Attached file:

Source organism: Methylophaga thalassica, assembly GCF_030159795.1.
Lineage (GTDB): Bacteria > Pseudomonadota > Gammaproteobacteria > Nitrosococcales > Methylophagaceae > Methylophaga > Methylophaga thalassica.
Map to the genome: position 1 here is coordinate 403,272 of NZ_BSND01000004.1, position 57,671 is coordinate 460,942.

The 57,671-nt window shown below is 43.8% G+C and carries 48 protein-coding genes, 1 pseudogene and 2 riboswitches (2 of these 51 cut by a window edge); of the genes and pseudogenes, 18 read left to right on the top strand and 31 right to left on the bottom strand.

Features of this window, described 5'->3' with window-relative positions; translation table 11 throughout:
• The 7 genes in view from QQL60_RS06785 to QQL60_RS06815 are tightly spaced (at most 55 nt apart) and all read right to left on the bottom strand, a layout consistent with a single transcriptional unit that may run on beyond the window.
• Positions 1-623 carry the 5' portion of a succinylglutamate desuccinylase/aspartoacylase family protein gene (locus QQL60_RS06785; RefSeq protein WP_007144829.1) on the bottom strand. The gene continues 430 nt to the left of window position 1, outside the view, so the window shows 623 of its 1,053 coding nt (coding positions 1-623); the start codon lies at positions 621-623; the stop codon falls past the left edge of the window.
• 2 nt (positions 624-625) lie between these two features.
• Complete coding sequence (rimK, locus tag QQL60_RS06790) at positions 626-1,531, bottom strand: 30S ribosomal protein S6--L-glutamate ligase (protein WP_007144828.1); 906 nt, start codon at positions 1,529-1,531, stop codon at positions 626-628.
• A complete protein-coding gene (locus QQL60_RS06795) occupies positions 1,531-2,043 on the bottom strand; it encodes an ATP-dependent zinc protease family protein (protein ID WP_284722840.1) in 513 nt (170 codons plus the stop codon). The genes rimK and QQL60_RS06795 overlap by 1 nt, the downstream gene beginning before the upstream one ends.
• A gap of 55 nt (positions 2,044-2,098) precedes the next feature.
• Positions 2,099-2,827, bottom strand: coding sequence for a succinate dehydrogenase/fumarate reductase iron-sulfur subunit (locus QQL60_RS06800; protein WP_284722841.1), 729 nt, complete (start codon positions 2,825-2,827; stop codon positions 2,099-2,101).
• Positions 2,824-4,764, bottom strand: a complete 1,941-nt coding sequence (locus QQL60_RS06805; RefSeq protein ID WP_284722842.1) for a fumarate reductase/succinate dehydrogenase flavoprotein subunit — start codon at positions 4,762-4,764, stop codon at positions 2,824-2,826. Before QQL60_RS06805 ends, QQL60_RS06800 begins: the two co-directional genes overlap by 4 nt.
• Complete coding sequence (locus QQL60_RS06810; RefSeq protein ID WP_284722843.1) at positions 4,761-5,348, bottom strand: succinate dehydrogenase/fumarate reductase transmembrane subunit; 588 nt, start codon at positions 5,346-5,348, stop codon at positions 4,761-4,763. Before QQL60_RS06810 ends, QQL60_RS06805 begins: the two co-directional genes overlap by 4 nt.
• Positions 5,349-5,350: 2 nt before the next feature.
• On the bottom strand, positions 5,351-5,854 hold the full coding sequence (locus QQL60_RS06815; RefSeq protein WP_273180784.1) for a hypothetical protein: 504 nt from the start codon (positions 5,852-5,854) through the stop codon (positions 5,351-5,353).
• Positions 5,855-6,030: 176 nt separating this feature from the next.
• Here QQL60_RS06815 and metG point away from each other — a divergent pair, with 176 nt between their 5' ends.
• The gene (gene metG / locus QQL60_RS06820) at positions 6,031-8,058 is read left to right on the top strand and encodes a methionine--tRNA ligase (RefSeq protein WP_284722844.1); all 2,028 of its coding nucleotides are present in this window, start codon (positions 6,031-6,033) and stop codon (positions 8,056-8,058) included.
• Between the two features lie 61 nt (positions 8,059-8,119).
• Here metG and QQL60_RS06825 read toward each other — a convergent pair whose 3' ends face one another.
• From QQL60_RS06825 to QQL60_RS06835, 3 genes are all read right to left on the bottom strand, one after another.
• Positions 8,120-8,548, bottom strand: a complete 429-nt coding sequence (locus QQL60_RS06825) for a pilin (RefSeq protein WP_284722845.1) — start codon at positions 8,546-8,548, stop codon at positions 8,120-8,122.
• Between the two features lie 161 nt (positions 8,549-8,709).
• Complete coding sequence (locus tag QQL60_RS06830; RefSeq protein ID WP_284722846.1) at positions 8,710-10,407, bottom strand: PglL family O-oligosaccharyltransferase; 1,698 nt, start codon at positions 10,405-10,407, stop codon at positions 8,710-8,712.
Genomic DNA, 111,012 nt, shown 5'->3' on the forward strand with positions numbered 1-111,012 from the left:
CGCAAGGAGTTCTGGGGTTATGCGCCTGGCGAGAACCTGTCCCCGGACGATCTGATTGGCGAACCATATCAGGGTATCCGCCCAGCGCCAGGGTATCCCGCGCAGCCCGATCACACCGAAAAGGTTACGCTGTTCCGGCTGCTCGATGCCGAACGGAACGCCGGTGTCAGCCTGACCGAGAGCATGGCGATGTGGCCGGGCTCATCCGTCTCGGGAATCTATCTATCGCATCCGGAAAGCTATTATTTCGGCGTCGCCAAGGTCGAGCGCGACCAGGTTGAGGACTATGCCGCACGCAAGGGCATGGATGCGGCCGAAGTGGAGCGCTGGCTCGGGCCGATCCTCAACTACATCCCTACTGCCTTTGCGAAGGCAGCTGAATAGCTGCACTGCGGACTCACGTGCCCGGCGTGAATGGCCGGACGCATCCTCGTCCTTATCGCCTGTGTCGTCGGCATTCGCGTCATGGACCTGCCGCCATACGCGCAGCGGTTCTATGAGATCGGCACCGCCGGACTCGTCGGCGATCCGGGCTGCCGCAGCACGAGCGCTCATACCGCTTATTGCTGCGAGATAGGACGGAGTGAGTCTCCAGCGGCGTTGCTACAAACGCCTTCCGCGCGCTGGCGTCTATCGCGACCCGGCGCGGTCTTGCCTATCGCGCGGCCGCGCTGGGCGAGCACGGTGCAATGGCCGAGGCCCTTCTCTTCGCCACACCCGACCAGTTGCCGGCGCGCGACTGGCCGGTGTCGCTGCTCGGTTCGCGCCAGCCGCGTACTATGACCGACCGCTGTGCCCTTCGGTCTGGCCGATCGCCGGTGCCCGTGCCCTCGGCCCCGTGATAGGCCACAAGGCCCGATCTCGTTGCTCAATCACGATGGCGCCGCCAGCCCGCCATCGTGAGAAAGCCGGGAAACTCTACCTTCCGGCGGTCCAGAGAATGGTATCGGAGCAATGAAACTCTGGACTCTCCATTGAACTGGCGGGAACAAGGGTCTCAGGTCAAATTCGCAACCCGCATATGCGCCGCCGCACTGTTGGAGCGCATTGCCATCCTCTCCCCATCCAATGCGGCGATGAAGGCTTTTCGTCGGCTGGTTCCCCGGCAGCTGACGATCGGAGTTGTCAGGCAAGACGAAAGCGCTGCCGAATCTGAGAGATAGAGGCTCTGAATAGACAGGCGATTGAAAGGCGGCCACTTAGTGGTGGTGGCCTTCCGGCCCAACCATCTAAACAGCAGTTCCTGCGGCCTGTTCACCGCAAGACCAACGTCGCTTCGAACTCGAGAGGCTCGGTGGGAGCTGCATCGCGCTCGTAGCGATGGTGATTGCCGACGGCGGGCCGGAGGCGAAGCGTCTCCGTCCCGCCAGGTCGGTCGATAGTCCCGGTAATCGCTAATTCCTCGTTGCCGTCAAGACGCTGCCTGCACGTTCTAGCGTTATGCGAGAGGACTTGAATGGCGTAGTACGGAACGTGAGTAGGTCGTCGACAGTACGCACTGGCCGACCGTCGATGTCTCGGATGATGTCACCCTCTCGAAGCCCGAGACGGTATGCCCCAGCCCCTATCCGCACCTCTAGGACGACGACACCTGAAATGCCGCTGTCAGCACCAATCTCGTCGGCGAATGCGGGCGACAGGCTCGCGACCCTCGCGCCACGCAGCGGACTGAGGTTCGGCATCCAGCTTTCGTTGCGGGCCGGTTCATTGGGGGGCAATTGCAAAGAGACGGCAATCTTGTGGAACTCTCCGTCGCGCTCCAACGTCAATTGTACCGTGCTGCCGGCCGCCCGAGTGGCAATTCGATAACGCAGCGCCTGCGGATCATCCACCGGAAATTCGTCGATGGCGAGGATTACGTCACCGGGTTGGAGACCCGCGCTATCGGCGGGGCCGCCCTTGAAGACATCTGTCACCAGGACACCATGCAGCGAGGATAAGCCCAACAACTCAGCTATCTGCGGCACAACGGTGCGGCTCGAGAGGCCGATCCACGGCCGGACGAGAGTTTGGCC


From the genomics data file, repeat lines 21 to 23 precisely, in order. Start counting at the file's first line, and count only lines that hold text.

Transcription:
• Here metG and QQL60_RS06825 read toward each other — a convergent pair whose 3' ends face one another.
• From QQL60_RS06825 to QQL60_RS06835, 3 genes are all read right to left on the bottom strand, one after another.
• Positions 8,120-8,548, bottom strand: a complete 429-nt coding sequence (locus QQL60_RS06825) for a pilin (RefSeq protein WP_284722845.1) — start codon at positions 8,546-8,548, stop codon at positions 8,120-8,122.